Figure 2. Private, Not State, Firms Dominate Chinese Presence in AfricaSource: McKinsey.

Some of these firms, like Huawei, are well known. While Huawei is increasingly verboten in Silicon Valley, it has found success in the “Silicon Savannah” in Nairobi. For example, Kenya’s mobile payment system M-Pesa, similar to China’s Alipay, had all of its 13 million subscribers migrate to Huawei’s platform.

But others like SunDa Group, along with numerous small and micro enterprises, have operated in anonymity. They have been flying under the radar and probably explain why Chinese financial flows to Africa are up to 15% larger than officially reported, according to McKinsey.

The entrepreneurs behind these firms are profit-driven—not idealists. As Chinese labor costs have risen, these gruff and brazen capitalists decided to risk it in Nigeria, Kenya, or Ethiopia instead, in part because they recognized that these markets resemble the poorer China of 20 years ago—a market in which they had navigated and survived (see Figure 3).

Figure 3. China’s Manufacturing Wages Have More Than Doubled (in yuan)Source: National Bureau of Statistics.

Herein lies Chinese firms’ potential and intangible advantage in Africa: they intuitively understand early-stage economic development because they experienced virtually the same dynamics less than a generation ago. Industrialization doesn’t require perfect institutions, only “good enough” governance, something Chinese companies know all too well. And it’s no secret that industrialization is by-and-large a dirty and chaotic business, the cost of which is also on full display in China.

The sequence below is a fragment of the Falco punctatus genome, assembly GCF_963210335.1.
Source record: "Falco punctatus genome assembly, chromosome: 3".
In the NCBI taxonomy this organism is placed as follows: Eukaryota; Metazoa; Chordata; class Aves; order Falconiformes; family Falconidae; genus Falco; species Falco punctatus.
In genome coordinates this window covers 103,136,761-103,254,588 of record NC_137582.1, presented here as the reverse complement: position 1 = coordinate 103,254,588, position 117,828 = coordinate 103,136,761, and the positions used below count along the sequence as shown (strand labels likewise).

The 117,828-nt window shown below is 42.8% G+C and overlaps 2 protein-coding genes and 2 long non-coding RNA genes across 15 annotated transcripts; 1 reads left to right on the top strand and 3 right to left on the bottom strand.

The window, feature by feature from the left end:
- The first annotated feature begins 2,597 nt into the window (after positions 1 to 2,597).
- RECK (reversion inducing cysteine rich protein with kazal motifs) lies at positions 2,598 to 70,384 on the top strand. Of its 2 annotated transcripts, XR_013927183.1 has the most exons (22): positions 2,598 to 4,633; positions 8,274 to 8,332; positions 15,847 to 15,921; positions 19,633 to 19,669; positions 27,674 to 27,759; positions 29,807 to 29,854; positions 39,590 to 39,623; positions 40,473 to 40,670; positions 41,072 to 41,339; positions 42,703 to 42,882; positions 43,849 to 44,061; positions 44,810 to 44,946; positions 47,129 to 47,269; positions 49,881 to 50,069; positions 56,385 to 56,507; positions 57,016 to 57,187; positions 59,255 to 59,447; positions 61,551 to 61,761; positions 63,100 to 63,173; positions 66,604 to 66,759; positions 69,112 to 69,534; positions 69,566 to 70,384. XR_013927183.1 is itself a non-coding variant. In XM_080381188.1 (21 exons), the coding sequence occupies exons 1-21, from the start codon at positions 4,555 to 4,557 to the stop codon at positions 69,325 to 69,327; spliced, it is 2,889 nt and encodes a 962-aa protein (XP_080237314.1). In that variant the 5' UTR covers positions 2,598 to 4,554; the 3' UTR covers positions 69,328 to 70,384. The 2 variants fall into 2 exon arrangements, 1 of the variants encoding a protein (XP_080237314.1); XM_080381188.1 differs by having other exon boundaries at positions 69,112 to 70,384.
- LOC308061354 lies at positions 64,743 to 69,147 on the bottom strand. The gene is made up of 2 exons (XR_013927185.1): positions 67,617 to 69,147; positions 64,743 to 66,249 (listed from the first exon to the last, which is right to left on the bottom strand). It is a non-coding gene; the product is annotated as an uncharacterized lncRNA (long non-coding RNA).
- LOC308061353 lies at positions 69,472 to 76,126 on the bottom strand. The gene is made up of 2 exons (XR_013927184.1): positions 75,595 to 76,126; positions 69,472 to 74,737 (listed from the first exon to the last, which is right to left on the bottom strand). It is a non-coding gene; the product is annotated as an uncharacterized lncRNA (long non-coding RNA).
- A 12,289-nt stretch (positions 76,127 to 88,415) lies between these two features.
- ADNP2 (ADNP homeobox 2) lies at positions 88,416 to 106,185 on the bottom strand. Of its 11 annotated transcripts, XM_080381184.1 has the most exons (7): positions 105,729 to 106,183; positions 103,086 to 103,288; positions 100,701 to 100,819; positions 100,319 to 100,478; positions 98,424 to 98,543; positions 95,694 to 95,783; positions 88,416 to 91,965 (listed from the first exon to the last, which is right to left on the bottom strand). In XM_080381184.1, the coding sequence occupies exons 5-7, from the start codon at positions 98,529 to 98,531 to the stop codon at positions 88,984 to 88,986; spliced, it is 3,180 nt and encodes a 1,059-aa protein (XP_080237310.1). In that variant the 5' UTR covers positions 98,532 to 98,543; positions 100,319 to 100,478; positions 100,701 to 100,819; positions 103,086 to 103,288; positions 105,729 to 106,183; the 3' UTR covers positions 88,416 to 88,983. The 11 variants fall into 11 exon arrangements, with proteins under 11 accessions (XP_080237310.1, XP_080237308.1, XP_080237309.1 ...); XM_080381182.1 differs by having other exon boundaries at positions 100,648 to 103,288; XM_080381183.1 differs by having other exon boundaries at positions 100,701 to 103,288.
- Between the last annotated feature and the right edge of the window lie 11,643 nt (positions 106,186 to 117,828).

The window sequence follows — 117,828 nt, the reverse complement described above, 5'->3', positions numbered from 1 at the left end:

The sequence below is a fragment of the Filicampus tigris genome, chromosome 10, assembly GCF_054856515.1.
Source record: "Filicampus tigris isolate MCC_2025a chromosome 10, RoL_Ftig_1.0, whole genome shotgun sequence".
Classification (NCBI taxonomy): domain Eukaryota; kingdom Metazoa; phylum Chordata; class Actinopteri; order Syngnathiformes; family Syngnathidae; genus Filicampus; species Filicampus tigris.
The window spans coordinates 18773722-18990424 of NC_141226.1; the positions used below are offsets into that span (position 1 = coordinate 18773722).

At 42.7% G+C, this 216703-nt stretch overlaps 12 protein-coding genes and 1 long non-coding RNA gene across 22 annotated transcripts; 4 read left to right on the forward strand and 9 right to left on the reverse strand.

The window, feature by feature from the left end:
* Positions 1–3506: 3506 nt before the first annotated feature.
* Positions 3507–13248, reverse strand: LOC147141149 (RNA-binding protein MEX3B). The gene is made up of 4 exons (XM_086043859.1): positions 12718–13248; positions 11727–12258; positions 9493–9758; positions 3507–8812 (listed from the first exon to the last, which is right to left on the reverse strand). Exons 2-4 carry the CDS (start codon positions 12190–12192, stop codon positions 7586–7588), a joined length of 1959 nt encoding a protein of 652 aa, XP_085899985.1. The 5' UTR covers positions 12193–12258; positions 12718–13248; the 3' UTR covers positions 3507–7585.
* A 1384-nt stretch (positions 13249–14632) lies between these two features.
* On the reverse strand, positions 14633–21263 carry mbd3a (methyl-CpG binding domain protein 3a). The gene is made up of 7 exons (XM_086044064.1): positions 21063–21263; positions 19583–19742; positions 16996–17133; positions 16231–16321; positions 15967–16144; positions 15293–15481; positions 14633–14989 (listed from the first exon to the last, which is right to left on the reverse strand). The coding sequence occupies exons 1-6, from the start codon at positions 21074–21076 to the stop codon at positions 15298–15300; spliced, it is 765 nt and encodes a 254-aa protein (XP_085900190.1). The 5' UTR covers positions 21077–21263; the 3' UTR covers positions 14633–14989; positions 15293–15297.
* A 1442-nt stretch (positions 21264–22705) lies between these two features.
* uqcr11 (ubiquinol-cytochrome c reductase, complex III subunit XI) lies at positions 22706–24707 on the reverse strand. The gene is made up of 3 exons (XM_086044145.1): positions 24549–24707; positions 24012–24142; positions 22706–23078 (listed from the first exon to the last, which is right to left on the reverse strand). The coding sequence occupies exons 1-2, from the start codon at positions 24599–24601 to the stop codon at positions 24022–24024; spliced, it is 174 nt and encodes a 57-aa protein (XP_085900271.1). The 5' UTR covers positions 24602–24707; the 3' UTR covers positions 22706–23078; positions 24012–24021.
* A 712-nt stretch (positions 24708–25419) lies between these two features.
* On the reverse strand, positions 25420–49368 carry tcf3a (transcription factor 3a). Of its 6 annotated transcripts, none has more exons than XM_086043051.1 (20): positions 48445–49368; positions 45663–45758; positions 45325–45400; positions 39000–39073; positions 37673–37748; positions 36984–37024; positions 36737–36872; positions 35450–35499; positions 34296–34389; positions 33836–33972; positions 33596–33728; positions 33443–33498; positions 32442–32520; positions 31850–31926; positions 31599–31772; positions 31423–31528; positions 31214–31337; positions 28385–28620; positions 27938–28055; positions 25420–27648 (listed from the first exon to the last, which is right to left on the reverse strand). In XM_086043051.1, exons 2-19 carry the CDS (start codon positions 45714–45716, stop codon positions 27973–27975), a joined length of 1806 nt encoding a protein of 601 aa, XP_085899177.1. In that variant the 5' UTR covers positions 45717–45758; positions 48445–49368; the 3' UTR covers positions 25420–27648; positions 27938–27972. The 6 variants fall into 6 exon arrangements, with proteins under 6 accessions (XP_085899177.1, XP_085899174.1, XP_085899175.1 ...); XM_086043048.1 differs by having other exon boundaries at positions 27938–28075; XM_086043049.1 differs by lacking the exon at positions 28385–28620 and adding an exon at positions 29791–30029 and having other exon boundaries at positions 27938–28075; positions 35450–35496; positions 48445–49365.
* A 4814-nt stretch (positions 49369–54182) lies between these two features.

That trade-off is for individual African countries to consider and decide what the net benefit is. Among them, there is both wariness of tying their economic fate to China and skepticism of the prescriptive concoctions US-led institutions offer that seem detached from developmental realities. The United States has been so far removed from how it once industrialized that it seems to have forgotten what development actually entails.

Today, it matters that legions of Chinese firms are building factories and transferring expertise to Africans trained on Chinese-owned factory floors, who may eventually start their own plant. Since many Chinese private firms aren’t in the commodity business and sell to the domestic African market, they tend to be profitable and are there to stay (see Figure 4). They are on the frontlines of gradually industrializing African economies.

Figure 4. Private Chinese Firms More Profitable Than State Firms in Africa
Source: McKinsey.

Whether the East Asian Model will take hold in East Africa and beyond is not a given. But it also isn’t a stretch to see how the African “Lion economies” could accelerate their transformation by embracing the formula that successively produced the Asian Tigers and China.

In his seminal Development as Freedom, Amartya Sen equated personal freedom with economic development. But to reach that objective requires traversing through the phase of “development as imitation” of successful models that came before.